Wait in the Weight

The winter months have me longing for the sunshine. I remember how, every year, I take for granted leaving the house without a jacket when radiator season finally expires. Seasons do that, don’t they? They compel us to recall what once was when we find ourselves without. Seasons of lack help us to appreciate seasons of abundance more fully. We remember where we’ve been. We realise that the tangible experience we struggled through was something put in place to teach us. Seasons of sorrow provide us deeper laughter in our seasons of joy. We remember what pain once felt like and how good it feels not to feel it today.

 

You know, if we could eavesdrop on some of the conversations which God has about us, we’d laugh in disbelief like Sarah did. We’d question how our ashes could ever be made into something beautiful, despite the fact that’s what we’re promised. Seasons have a funny way of doing that, though. They lull us into believing that where we are now is where we’ll always be.

I’ve had more of those seasons than I’m happy admitting. I remember, for example, being 25 and single and thinking that meant I’d been left ‘on the shelf’. I was twenty-five. I was nowhere near old. My friends just happened to couple up young and that’s when comparison came in and stole my joy too quickly for me to run after it. Invitations to engagement parties, hen do’s and weddings only left me wondering if it would ever be my turn. So I sought to find my own way and hopped from one relationship to another throughout my early twenties, hoping that a massage of my ego would tame the flame I held for ‘to have and to hold’. Of course, it didn’t. All those temporary teasers taught me was that I didn’t know best. Every single time. They taught me to trust God even when I didn’t understand.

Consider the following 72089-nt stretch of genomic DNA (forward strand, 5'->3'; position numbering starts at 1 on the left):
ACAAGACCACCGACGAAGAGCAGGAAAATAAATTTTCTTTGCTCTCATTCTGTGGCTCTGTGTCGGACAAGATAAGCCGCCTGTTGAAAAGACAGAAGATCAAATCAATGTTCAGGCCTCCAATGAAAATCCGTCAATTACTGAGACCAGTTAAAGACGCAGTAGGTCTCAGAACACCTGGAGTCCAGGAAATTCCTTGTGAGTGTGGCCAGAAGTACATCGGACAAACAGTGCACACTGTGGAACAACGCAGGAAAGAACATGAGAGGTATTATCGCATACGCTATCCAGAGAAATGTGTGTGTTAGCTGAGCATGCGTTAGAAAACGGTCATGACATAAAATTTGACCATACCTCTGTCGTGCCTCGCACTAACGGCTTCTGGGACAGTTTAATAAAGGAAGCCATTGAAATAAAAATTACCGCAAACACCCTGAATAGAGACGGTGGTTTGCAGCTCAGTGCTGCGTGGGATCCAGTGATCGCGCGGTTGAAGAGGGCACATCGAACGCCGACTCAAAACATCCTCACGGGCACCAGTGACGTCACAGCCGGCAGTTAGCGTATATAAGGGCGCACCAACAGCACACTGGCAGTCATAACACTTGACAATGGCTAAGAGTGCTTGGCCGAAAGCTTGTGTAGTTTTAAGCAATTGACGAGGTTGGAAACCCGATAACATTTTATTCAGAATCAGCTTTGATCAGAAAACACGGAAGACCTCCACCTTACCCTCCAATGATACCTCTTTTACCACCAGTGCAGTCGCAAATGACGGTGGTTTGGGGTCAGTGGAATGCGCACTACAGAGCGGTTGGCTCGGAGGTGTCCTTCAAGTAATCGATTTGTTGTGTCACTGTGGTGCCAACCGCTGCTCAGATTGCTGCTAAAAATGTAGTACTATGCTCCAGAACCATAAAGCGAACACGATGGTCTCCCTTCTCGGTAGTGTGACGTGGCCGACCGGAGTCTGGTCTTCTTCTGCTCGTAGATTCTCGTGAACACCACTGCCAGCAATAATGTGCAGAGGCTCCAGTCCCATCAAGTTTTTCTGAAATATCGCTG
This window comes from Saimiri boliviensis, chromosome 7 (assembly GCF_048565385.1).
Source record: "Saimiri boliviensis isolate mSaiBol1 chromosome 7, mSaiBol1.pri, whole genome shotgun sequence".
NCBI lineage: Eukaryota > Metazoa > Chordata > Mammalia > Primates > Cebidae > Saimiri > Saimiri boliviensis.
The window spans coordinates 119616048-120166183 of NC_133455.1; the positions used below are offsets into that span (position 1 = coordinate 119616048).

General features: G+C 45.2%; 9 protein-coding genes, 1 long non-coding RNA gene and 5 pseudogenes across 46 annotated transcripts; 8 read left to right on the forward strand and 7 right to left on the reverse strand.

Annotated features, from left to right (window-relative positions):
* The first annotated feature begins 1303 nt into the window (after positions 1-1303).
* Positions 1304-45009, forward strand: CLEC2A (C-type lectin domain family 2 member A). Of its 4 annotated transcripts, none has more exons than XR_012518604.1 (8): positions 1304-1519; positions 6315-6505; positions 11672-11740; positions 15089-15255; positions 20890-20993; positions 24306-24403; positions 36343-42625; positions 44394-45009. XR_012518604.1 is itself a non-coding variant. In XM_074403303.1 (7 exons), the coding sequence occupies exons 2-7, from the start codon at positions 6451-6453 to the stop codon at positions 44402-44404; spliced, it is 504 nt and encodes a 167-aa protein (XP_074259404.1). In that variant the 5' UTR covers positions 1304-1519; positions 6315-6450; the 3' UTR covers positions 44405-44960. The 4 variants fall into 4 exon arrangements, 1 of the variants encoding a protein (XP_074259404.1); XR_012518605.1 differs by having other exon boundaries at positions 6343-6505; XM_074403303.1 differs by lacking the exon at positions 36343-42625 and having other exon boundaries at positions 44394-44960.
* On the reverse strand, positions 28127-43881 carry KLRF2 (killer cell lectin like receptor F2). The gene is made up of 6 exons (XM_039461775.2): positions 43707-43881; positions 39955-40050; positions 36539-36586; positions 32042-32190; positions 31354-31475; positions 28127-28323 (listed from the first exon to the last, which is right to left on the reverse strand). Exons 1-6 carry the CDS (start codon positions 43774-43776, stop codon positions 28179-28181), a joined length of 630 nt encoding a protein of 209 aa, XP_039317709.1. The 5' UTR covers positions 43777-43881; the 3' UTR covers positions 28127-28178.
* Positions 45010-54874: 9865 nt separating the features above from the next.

It’s hard to understand grace when all you can see is your sin which separates you from it.

I think that sometimes we’ve got to almost ignore how real our present feels in order to take hold of God’s promises for our future. I don’t mean to suggest we make ourselves void of emotion, not at all. Emotions are important. But remember what I said earlier? If we could listen in on some of what God has in store for our lives, I don’t think we’d believe Him. I think that’s why these seasons are put in place for us to walk through. We’re just asked to faithfully put one foot in front of the other and step from darkness into light.

Just because we’re piling layer upon layer now to brave the cold, that doesn’t mean we’re never going to feel the sun’s rays on our faces again. The reality of your present doesn’t negate the possibilities in your future. And in God, those possibilities are endless. So trust Him, not the season He’s given you to walk in.

Mark JohnesComment